Watch our debate here. (Note: you need to provide an e-mail address to view this video, but it need not be a real one.)

Why Vote for the CUNY Struggle Caucus?

To challenge the status quo. We are running to overcome the entrenched, apathetic central leadership of our union that has been in power for 17 years. If we win, CUNY Struggle will have ten delegates at the PSC delegate assembly, and we will work to pass resolutions that empower adjuncts and graduate students, as well as hold democratic, participatory chapter meetings.

To democratize the union. Empowering the rank and file is the only way to combat the imminent attack on public sector unions. We want to hold leadership accountable by instituting open bargaining and proportional representation in governance, so that members from all titles are able to play a meaningful role in our union. CUNY Struggle rejects the New Caucus’s reliance on lobbying and instead proposes a more militant strategy based on direct action and preparations for a strike to ensure we get $7,000 per course in the next contract. (Read the rest of our platform here.) The last contract, which our opponents supported, distributed most of the gains to the top tier of our union and kept CUNY adjuncts in poverty, making a measly $3,300 per course, which is less than $30k working full-time. This only continued the trend of CUNY setting the low bar for adjunct contracts city-wide, and it must stop now!

To fight for a broad social-justice-based union. Unions can and should fight for more than wages and job security. Working conditions like class size, control over GTF assignments, and diversity in hiring,to name a few, should be a part of bargaining negotiations. We also want a union that stands in solidarity with our students and with all New Yorkers, fighting for free tuition and against deportations & policing.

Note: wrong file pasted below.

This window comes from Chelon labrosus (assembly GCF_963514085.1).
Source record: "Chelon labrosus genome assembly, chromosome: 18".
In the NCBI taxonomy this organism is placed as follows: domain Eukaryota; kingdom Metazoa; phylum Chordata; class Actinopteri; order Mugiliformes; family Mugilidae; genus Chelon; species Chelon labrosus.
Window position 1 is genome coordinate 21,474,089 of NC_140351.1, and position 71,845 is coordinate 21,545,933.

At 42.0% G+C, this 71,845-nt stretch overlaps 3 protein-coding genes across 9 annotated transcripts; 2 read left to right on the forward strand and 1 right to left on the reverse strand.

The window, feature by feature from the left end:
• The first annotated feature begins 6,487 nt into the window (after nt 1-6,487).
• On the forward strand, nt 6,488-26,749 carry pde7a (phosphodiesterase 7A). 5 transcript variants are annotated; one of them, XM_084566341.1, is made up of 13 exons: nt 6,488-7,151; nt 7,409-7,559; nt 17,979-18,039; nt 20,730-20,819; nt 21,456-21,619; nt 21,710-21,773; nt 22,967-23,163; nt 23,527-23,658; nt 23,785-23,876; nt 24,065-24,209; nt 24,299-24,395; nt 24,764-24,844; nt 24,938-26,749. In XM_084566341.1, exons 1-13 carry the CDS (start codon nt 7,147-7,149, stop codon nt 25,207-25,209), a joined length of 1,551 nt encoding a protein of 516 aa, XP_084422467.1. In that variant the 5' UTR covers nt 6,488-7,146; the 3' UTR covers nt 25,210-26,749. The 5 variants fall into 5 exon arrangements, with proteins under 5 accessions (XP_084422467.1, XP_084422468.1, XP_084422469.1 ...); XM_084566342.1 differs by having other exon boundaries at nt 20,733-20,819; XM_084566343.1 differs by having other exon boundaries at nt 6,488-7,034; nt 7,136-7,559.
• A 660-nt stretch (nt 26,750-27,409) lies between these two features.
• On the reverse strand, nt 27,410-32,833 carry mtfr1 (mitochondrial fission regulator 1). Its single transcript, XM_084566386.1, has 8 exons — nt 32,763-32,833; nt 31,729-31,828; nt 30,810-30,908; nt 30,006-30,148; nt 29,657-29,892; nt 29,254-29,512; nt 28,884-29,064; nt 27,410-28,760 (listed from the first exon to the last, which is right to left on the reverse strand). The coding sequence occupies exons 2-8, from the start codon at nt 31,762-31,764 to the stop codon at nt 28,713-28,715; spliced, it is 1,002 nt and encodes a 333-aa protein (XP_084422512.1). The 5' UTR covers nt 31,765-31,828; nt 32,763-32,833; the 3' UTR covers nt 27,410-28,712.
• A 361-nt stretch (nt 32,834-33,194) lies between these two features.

The incumbent slate, the New Caucus and Fusion Independents (“NCFI”, a rebranding of the New Caucus) have accused us of opposing “cross-title solidarity” with HEOs by misrepresenting an email we wrote about room capacity, in an effort to sidestep our debate challenge. It is clear that NCFI, much like the New Caucus, would rather not discuss the issues. They want you to take their progressive credentials at their word — but their record speaks for itself. They’ve had abysmal attendance at the delegate assembly, they’ve refused to take bold action against central leadership (even adopting the New Caucus name), and they’ve failed to put forward concrete democratic reforms. In an effort to cut through the mudslinging, we issued a public challenge to a debate open to all, which they’ve since accepted. Join us tomorrow, March 5th, at 5pm in room 9207 at the Graduate Center for a debate.

Ballots that include pre-paid postage were mailed to your home address on Monday: make sure you drop them in the mail by April 24th to ensure they get counted. Vote CUNY Struggle!

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So what’s the difference between CUNY Struggle and the NCFI?

They are proposing a half step when only a full step will do it.

Our contributions to the union and to CUNY

As unpaid rank-and-file members of the union, we have made many contributions to the chapter, to adjunct organizing within the union, and to uniting our struggles with that of CUNY students. Here are a few examples:

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  • Screen Shot 2017-03-27 at 5.48.16 PMIn March 2016, we organized a Popular Assembly that brought together over 100 activists from across CUNY, including undergraduates and CUNY workers, to link the fight for a new contract with student struggles for free tuition and against campus policing.